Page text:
For those on the high end of the networking spectrum, the ability to create successful, meaningful business relationships comes as naturally as breathing.  On the low end, networking can seem like a study in angst and awkwardness.  For all the low-enders and everyone in the middle, the following tips may not clear up angst, but they will help with that pesky awkwardness AND put you in the best position to realize your networking goals.  Speaking of goals:

Know what you’re about going in.  Have your goals clearly in mind as you set forth so you can better predict who may be the best candidates for your network.

At Vision Offices, we’re all about helping our clients reach their business goals.  Here are 8 tips for networking with success:

1.   Pick your events. 

Don’t feel you must attend every industry event, especially those that have been non-productive for you in the past.  Try to be ‘in the know’ concerning who will be attending gatherings in which you might be interested.

vision networking photo

2.   Utilize social networks. 

Of course, there’s the obvious, yet invaluable, juggernauts like Linkedin, Facebook and Twitter, but there are also smaller, more specialized sites for business pros, like Biznik or cmypitch.  And, depending on your industry, there may also be a ‘niche’ social network that allows you to interact with your target market.

3.   When meeting people, be discerning and open-minded.  

Forget the scattershot approach.  Randomly introducing yourself and handing out stacks of cards will only wear you out and bog you down.  Try to start up a few friendly conversations here and there, and don’t try to only zone in on the ‘big fish’ in the room.  Also, don’t be afraid to chat up those outside your industry, especially if there could be an opportunity for collaboration in the future.

4.   Pitch with finesse.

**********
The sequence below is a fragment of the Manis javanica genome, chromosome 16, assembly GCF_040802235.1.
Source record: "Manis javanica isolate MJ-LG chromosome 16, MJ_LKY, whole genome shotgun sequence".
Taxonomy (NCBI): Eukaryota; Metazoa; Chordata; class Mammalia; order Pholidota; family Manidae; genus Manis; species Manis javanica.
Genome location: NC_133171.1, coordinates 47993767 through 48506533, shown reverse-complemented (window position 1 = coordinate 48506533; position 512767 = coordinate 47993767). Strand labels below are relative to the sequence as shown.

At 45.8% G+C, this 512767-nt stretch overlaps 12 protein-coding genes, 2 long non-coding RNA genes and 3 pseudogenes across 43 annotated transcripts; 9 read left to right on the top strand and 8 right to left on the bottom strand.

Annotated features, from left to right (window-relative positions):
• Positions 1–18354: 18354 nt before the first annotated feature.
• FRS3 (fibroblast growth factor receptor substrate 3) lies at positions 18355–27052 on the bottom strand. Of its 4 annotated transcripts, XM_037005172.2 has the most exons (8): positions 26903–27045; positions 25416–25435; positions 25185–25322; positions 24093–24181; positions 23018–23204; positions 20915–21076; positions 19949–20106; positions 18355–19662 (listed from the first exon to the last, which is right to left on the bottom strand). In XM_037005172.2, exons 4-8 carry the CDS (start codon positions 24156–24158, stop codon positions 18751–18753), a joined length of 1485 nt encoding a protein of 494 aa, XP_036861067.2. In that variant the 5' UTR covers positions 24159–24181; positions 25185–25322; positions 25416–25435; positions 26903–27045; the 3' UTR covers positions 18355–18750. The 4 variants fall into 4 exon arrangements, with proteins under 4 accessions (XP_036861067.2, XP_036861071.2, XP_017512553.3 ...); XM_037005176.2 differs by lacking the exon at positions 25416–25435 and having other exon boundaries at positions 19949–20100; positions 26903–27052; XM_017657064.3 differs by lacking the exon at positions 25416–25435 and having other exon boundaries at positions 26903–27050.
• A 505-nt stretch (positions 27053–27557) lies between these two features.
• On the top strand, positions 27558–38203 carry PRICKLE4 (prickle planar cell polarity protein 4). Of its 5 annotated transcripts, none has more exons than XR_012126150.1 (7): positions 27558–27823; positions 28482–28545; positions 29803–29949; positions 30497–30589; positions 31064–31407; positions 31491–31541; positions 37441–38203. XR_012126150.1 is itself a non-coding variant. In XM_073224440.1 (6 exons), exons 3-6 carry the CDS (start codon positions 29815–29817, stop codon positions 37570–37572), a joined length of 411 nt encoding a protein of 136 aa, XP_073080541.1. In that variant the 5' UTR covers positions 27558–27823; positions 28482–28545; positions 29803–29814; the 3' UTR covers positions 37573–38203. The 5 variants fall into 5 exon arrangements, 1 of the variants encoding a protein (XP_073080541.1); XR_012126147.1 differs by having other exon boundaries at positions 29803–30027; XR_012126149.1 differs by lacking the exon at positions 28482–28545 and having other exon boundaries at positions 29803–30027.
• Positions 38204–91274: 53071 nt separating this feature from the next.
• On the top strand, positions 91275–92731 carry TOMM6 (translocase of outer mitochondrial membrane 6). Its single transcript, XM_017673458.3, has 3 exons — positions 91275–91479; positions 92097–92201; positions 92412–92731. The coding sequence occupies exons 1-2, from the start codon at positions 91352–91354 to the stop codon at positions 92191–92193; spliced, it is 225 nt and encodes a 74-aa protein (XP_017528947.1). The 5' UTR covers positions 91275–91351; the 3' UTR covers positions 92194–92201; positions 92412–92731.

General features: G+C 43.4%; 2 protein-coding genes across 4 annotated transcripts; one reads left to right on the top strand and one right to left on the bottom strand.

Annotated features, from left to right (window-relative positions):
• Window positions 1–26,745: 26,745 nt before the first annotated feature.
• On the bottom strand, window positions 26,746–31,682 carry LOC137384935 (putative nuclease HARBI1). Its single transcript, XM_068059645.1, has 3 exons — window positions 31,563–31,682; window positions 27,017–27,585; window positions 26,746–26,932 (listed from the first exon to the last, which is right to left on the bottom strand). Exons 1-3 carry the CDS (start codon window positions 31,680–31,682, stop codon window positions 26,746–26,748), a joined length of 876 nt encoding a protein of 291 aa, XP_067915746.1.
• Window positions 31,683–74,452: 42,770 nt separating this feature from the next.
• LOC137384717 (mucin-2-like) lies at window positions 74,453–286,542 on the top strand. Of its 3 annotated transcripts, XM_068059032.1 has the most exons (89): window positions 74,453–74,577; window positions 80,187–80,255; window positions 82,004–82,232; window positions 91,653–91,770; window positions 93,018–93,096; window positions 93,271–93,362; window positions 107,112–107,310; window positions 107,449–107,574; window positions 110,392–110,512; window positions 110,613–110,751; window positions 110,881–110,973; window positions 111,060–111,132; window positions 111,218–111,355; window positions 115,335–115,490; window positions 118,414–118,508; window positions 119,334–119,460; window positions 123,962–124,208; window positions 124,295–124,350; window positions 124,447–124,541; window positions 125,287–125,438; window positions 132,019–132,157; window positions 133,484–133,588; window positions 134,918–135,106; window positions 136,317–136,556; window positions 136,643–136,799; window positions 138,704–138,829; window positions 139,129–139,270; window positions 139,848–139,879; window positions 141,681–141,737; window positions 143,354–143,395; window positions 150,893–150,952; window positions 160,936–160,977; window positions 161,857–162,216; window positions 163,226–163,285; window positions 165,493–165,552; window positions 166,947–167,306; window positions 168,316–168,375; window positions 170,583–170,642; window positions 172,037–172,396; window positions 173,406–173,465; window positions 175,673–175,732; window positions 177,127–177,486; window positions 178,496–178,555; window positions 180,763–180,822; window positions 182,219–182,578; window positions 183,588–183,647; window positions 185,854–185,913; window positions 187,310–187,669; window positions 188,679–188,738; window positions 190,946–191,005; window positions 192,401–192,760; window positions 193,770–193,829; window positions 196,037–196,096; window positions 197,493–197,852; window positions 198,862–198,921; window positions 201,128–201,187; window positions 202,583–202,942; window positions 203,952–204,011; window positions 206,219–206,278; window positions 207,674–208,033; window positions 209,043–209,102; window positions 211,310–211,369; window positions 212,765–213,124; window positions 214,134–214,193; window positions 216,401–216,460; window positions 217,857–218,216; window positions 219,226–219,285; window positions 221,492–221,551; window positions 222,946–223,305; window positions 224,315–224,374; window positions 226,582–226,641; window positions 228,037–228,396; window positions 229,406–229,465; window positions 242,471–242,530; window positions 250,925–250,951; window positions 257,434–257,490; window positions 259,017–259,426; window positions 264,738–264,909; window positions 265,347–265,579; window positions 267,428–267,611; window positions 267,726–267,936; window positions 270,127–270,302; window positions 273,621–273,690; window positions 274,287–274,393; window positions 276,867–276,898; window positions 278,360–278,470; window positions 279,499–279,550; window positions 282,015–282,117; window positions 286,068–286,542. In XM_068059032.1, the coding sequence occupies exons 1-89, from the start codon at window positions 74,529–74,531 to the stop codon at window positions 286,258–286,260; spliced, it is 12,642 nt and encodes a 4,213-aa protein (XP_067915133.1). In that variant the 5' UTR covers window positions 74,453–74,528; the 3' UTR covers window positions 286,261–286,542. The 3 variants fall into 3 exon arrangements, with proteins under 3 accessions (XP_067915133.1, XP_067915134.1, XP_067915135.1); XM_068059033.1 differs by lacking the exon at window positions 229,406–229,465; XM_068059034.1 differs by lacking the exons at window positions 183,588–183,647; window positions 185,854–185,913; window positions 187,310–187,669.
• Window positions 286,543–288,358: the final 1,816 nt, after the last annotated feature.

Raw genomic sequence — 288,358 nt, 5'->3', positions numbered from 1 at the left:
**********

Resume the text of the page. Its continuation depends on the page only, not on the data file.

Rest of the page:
Having your ‘elevator pitch’ at the ready is great, as long as it doesn’t come off rapid fire and largely unbidden.  When introducing yourself, stick to the basics, like your business’s name and type.  Have answers ready if questions are asked (current projects, recent achievements, etc.), but avoid bombarding the listener with too much information.  Listen more than you speak and, hopefully, the other person will want to know more about you.

Ask not what potential network members can do for you, but rather, what you can do for them. Networking is similar to making friends:  You need to BE the person you would most want to know.

5.    Be truly interested in other people and their goals. 

For best results, enthusiasm to be of service to colleagues really can’t be feigned.  Ostensibly, we network to better our own prospects, but that isn’t as simple as just going in, trading cards and trading favors.  In an active, successful networking community, the desire to help one another, without expectation, needs to be paramount.  Like almost everything else in life, we get back what we put in.

networking tips

(source)

 6.    Hone those listening skills. 

Are you really interested in hearing others, or are you just biding your time until it’s your turn to speak again?  Do you smile, make eye contact, give appropriate responses (both vocal and physical) and ask pertinent, intelligent questions?  Remember, networking is a valuable opportunity to learn from peers and share what you’re passionate about with like-minded people.

7.     Practice great follow-up. 

Once you’ve decided to continue a networking relationship with someone, it’s a good idea to reach out within a few days to a week, ideally with the intention of finding out if there is any way you can be of service.  If the other person is open to conversation or even meeting up, so much the better.  Never take it personally if the other person doesn’t respond right away or is too busy to take your call.  Let a little time pass before you try again.

8.     Nurture older, but still productive, relationships. 

While business depends on new opportunities and growth, our tried and true relationships may continue to bear fruit.  Surely our existing contacts are out there gathering new contacts, too, and people purposefully connecting to each other is networking at its best.

Most of these tips are rooted in plain old common sense, but can be easy to lose sight of in the rush to garner leads, especially in an age where potential contacts seem to be popping up everywhere.  Even though the landscape is changing, the rules governing how people react to one another remain the same.  As our good friend Dale Carnegie said,

“You can close more business in two months by becoming interested in other people than you can in two years by trying to get people interested in you.”

Vision Offices Executive Suites can help you grow your business and take your company to the next level.  Schedule a tour today.